The Dallas-Fort Worth area is experiencing the highest vacancy rates for its apartment communities in about 20 years. Only 88.8 percent of Dallas-Fort Worth apartments were rented in 2009, compared to 91.6 percent rented in 2008, which could spell imminent foreclosure for many landlords.
You might suspect that homeowners who suffered foreclosure would move into apartments thus boosting the occupancy rate; but the reality is that many of those individuals move into the homes of family and friends instead. Also, with the unemployment rate still high, many Dallas-Fort Worth residents cannot afford to rent an apartment especially if they have recently experienced a foreclosure . And amongst those who can afford to rent an apartment, many are taking advantage of the foreclosure crisis to purchase low-priced homes if they have good credit and enough cash. As we have reported previously, the commercial real estate foreclosure crisis is already underway and gaining steam each month.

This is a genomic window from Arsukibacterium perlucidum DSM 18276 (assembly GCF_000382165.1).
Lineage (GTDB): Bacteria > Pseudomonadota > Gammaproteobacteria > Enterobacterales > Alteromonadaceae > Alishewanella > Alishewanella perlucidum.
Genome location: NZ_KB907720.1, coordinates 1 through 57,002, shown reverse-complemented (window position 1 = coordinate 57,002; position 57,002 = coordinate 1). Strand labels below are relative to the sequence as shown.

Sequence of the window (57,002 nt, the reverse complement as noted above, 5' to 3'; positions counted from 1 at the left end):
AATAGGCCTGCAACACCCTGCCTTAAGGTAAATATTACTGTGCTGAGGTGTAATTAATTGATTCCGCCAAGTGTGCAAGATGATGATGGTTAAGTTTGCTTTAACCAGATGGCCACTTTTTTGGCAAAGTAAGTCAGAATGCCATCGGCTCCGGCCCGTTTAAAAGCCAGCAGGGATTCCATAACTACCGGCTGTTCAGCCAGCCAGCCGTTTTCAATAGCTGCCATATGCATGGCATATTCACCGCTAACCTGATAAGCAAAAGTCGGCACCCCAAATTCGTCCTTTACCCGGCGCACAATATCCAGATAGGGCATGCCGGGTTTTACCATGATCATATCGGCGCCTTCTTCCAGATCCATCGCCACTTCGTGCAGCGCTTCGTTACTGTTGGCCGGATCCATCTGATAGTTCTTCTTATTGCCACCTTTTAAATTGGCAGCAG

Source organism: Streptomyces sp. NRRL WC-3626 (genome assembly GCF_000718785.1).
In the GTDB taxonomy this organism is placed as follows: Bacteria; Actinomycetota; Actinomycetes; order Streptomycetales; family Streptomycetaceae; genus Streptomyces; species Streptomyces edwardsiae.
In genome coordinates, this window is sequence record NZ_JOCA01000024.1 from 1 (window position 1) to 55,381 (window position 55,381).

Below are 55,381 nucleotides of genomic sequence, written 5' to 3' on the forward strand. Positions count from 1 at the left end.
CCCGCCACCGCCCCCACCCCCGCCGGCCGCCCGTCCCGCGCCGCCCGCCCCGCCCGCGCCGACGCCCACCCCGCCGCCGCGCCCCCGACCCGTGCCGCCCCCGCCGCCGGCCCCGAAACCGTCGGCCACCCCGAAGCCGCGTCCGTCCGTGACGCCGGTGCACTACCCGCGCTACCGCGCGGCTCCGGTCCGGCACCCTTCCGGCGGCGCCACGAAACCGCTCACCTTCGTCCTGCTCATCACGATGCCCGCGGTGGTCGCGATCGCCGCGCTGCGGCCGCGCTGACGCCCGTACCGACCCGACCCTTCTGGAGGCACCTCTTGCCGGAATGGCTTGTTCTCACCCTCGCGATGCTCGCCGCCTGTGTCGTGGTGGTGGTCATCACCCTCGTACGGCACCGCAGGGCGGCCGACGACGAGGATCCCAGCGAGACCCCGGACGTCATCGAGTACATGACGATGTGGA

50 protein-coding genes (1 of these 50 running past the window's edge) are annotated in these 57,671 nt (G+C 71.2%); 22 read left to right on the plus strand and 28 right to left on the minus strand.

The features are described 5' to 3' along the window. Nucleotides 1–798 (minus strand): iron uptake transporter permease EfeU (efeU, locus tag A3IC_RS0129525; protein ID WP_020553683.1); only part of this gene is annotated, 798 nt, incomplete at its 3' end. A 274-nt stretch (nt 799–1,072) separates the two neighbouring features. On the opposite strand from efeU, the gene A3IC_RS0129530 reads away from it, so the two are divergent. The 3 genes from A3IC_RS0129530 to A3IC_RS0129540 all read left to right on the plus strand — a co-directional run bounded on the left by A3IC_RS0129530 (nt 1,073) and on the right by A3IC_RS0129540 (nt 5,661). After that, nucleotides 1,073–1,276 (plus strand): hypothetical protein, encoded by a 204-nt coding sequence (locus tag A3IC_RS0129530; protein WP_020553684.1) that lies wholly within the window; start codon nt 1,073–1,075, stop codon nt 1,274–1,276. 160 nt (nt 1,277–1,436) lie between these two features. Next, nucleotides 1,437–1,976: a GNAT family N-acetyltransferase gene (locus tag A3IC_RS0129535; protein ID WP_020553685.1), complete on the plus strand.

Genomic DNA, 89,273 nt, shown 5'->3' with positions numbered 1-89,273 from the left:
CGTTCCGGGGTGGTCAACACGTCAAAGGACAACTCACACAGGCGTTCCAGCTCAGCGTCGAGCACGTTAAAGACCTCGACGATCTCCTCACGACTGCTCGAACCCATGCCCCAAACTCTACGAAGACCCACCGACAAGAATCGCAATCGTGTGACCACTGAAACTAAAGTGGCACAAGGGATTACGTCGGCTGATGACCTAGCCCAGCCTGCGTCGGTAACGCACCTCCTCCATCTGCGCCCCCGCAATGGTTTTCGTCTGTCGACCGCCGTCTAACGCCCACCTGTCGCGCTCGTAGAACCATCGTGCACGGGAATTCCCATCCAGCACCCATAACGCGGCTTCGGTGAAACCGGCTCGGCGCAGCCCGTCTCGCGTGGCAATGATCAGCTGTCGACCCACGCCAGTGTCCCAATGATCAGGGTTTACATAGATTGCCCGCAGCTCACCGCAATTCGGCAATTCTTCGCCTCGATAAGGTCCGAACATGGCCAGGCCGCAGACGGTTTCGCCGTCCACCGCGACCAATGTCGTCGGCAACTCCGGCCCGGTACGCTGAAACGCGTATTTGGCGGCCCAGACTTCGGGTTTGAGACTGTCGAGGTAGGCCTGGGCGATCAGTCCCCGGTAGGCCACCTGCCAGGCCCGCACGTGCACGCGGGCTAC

Interestingly enough, it is the apartment industry that is being hit particularly hard as companies who own several apartment communities get hit by a combination of contracting credit, low vacancy rates, and renters who are unable to continue leases due to a job loss. If they are not already in foreclosure, many are on the brink of foreclosure.
One niche of the apartment industry you don’t hear much about are small, private owners. Small, private owners, who are usually individuals who own a building or two, are very vulnerable to foreclosure because they don’t have the leverage or relationships that will get them easy access to credit and flexible terms needed to survive this recession. Unfortunately, many individual landlords may end up losing their properties to foreclosure if they don’t have enough cash reserves.